Donald Trump Falsely Blames “Illegal” Votes, MSNBC Cuts Away As He Claims Without Evidence He Was Cheated

Donald Trump falsely blamed “illegal” votes as his path to another term narrowed on Thursday, claiming without evidence that he was being cheated out of a victory by Joe Biden – a bridge too far for at least one cable newser.

“They are trying to steal the election, they are trying to rig an election, and we can’t let that happen,” he griped about the results in Michigan, won by Biden, in an appearance in the White House briefing room. It was his first time before the cameras since early Wednesday morning, when he was in a far more celebratory mood. Watch the video below.

Ahead in the popular vote and in the Electoral College, former VP Biden is within striking distance of the presidency as more and more votes in battleground states are going his way.

Election Day 2020: Deadline’s Complete Coverage

“If you count the legal votes I easily win,” Trump said at the outset. “If you count the illegal votes, they can try to steal the election from us.” He appeared to be talking about mail in ballots, which have heavily favored Biden but have long been a legal part of the electoral process.

He also claimed, without evidence, that polls showing a potential “blue wave” were a suppression tactic.

While CNN and Fox news carried Trump’s remarks in their entirety, but MSNBC took just the start of his statement. The three broadcast networks, CBS, ABC and NBC, also carried the speech, but the Comcast-own outlet joined its cable cousin in the last few minutes and cut away.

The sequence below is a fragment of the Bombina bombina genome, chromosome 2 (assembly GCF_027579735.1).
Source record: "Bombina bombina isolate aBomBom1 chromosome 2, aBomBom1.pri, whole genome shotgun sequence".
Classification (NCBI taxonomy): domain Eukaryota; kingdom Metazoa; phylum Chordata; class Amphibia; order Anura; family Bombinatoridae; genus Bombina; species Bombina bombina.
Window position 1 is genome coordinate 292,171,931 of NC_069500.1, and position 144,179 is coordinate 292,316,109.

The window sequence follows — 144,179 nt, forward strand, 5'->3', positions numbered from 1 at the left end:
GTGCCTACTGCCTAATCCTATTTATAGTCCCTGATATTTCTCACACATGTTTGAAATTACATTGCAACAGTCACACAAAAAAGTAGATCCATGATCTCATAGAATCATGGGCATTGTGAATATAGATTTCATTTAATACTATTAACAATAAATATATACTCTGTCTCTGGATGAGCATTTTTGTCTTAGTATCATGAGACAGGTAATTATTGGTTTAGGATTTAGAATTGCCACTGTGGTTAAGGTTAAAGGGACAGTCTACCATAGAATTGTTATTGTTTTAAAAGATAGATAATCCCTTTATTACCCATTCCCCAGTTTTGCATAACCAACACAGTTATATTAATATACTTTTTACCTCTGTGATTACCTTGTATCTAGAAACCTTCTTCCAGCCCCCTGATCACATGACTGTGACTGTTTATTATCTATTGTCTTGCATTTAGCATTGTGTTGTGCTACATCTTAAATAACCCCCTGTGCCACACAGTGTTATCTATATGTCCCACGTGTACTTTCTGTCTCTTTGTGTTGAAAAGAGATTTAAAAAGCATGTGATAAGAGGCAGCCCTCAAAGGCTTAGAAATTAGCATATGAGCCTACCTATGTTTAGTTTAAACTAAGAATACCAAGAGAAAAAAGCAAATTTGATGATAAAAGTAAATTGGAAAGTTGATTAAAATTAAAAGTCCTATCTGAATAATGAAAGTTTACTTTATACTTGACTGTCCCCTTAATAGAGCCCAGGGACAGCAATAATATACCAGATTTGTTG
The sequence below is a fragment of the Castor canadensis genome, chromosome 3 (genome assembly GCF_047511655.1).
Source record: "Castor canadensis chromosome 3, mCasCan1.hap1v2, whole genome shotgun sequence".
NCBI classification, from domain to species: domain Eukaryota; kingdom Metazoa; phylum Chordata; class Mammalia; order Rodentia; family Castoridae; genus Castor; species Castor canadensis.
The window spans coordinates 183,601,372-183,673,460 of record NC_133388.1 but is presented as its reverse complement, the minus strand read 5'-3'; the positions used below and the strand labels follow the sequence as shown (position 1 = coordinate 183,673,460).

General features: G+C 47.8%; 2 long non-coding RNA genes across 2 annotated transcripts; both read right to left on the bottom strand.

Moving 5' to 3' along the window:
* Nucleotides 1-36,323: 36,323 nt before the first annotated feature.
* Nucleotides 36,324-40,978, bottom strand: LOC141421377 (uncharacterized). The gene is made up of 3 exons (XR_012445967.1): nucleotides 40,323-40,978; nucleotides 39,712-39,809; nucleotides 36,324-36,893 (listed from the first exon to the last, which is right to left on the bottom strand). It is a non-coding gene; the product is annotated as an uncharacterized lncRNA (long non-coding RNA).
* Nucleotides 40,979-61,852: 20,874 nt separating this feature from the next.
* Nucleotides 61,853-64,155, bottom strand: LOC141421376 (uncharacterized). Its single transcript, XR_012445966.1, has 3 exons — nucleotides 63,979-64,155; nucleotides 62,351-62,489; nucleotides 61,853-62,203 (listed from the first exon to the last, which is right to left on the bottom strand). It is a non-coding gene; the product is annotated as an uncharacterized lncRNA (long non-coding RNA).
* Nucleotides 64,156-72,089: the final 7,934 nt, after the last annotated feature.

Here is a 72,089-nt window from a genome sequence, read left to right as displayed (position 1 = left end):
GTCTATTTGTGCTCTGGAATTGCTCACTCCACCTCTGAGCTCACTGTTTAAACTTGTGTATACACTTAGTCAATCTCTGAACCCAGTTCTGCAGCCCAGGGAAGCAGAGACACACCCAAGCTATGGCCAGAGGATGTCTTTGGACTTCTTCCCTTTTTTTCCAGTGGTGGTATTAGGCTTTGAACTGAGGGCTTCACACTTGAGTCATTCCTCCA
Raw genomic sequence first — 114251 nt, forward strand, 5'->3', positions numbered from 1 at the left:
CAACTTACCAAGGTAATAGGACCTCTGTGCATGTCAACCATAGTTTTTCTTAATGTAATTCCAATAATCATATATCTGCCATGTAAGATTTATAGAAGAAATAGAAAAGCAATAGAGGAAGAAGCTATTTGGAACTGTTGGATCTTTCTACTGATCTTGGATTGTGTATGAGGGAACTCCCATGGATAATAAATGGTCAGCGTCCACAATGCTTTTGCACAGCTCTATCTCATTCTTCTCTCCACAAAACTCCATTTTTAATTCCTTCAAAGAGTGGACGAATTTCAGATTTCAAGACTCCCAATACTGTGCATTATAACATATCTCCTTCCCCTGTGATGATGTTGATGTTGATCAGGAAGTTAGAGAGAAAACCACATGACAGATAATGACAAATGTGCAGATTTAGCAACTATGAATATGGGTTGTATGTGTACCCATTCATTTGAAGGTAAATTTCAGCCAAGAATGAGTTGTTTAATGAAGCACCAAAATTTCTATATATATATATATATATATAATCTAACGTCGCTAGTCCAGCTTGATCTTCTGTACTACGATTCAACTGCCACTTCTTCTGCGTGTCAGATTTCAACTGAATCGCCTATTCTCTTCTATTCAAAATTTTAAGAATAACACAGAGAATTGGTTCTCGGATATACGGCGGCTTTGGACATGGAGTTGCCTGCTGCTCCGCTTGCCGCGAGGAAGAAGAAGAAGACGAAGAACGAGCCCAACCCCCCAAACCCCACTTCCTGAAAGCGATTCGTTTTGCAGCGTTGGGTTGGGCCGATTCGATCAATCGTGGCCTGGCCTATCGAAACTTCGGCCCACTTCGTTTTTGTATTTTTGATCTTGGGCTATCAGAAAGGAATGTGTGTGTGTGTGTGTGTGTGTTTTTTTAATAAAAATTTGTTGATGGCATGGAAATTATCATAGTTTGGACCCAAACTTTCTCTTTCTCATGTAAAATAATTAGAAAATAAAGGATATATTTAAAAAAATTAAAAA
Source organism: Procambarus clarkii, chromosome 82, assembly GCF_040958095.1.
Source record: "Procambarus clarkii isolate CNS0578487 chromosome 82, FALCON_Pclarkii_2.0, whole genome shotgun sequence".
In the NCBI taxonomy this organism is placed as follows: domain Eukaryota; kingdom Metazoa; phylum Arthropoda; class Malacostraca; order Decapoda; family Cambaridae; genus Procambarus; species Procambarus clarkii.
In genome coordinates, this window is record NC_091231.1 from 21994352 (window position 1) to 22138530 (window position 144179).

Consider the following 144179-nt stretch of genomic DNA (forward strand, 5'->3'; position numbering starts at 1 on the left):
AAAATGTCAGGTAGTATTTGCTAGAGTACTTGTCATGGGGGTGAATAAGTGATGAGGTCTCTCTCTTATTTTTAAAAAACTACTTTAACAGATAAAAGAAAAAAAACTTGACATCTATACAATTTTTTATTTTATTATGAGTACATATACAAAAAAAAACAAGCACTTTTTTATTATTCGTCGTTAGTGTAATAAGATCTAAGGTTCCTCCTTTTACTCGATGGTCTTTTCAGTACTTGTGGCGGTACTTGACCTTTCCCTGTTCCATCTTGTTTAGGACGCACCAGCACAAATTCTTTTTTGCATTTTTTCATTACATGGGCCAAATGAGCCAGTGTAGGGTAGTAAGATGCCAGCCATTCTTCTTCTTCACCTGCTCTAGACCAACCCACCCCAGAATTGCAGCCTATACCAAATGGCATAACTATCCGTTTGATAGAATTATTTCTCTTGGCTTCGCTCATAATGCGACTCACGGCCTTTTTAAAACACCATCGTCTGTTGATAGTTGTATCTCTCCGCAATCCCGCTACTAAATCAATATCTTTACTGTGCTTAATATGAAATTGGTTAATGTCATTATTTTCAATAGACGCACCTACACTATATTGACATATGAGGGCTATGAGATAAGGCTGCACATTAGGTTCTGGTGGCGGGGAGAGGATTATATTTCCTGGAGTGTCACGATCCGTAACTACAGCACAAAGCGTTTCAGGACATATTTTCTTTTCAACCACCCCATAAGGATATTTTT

Within a few minutes of Trump talking, MSNBC anchors Brian Williams and Ari Melber went to a live fact check of the former Celebrity Apprentice host’s outrageous remarks. Melber then finished an interview with Arizona Secretary of State Katie Hobbs.

“A number of the networks stayed with the President’s comments that he’s been cheated out of a victory, there were phony polls designed to keep people at home,” said Williams to fellow anchor Rachel Maddow right afterwards. “We’ll get a read-out, a summation of the points he is still making from the briefing room,” the former NBC Nightly News frontman added, before going to instead look into where the votes stand in the battleground states. That was followed by a commercial break, but no more Trump on the cabler newser.

Over on NBC, Lester Holt said, “We are watching President Trump speaking live from the White House and we have to interrupt here because the president made a number of false statements including the notion that there has been fraudulent voting. There has been no evidence of that. Allegations by his campaign but his campaign spokespeople unable to provide any evidence. He also has suggested that the polls and many of which were incorrect were somehow the product of election interference.”

From the White House brief room today Trump also vowed to pursue legal action, even to the Supreme Court. “We think we will win the election very easily, we think there will be a lot of litigation,” he said.

Trump said during the campaign that the only way that he thought he would lose was if the election was rigged. He followed through with that claim, but there is concern that his attacks on the integrity of the process will only trigger unrest among some of his most fervent supporters. Earlier in the day, Trump’s son, Donald Trump Jr. wrote on Twitter, “The best thing for America’s future is for @realDonaldTrump to go to total war over this election to expose all of the fraud, cheating, dead/no longer in state voters, that has been going on for far too long.” Twitter then slapped a label on the tweet.

After the president ended his remarks, CNN’s Jake Tapper said, “What a sad night for the United States of America.” Tapper called the scene “ugly” and “pathetic.”

Anderson Cooper said, “That is the president of the United States. That is the most powerful person in the world. We see him like an obese turtle on his back flailing in the hot sun, realizing his time is over.”

Here is Trump’s speech in its entirety. His remarks begin at the 18:10 mark:

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